With some of these modules, you suspect that the designers must have been doing things just because technology meant they could! The hex digital inverter, for example, came into being simply because a CMOS hex inverter chip became available which gave just those functions. Today, much of this digital control is really a matter of curiosity, and does not give instant unusual results. You can often obtain better results by just plugging in a MIDI interface and playing the synth!


If you look inside an Emu modular you will see some clever engineering, such as its double‑sided circuit boards, which were pretty advanced for the time. Once inside, you realise how unlikely it is that you are ever going to rearrange the modules into a more ergonomic layout for your own way of working, simply because of the way the synth is constructed. You'll also understand the reason why the modules' front panels are so big — not only to spread the knobs out on the front, but also because the circuit boards inside are laid flat against the front panel and not away from it at right angles, as on a Moog. While inside, you may also notice that some of the modules are potted in resin. This was sometimes done to protect design secrets, and perhaps to make the synth more stable during temperature changes. If this was the reason, then it seems to have worked: the Emu modular I tried is a stable synth even today. There is some crosstalk, but it is a credit to the engineering that it still works well.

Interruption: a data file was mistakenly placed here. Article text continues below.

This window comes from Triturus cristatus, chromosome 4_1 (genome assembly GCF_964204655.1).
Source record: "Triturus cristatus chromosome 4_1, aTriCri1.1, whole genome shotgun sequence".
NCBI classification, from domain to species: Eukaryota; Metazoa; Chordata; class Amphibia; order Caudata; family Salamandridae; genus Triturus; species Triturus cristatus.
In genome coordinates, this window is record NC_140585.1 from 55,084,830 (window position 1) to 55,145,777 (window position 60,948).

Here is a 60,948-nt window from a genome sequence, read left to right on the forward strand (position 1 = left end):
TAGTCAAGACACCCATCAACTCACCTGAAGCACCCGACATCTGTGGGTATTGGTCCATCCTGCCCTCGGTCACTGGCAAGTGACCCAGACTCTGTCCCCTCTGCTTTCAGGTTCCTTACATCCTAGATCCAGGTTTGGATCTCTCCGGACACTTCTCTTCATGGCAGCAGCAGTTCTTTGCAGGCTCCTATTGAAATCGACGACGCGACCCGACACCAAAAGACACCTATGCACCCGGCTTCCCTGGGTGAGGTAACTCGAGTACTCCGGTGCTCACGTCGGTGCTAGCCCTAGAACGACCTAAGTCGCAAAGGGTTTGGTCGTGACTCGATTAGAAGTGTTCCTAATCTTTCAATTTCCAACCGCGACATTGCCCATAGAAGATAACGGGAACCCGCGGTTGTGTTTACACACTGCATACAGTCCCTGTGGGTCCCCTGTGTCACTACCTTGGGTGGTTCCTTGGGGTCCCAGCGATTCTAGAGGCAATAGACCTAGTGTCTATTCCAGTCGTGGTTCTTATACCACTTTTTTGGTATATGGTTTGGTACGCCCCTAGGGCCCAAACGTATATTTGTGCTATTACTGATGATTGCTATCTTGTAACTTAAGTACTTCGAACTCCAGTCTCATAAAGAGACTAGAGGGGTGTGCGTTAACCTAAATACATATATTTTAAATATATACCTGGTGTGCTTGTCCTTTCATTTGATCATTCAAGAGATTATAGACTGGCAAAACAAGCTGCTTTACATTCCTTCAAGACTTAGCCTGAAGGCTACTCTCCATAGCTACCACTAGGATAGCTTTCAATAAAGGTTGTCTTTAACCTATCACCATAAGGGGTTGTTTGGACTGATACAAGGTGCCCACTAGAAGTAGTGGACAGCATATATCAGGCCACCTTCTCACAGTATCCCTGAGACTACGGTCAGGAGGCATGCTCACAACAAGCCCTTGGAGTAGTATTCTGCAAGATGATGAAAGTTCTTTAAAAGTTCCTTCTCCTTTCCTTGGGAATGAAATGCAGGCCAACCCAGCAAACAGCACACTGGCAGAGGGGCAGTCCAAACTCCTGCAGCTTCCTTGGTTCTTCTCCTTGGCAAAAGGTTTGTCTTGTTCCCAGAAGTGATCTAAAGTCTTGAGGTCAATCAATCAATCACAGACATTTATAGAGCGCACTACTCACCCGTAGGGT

Curiosity is not the only reason why you might want to open up the cabinets. Modular synth users have always complained when patch leads eventually obscure everything, and Emu responded by allowing users to create favourite custom routings internally, wired using small jumper cables. You could internally connect modules and custom modulation to hard‑wire your most frequently used routings. It's not something you will change very often, though, as you must take the back panel off with a screwdriver. The ability to do this was a big selling point, which Emu called "patch over firmwire", though the layout doesn't lend itself to guessing what is wired to what! Later Emu developed this further, with prepatch modules that allowed you to switch between a few internally selected routings at the turn of a knob. This was very useful for live performance.

After all this helpfulness it might come as a bit of a shock to find the following statement in the manual: "We have deliberately avoided calibration marks on the panels, with the intent that the user could add them as he wishes..."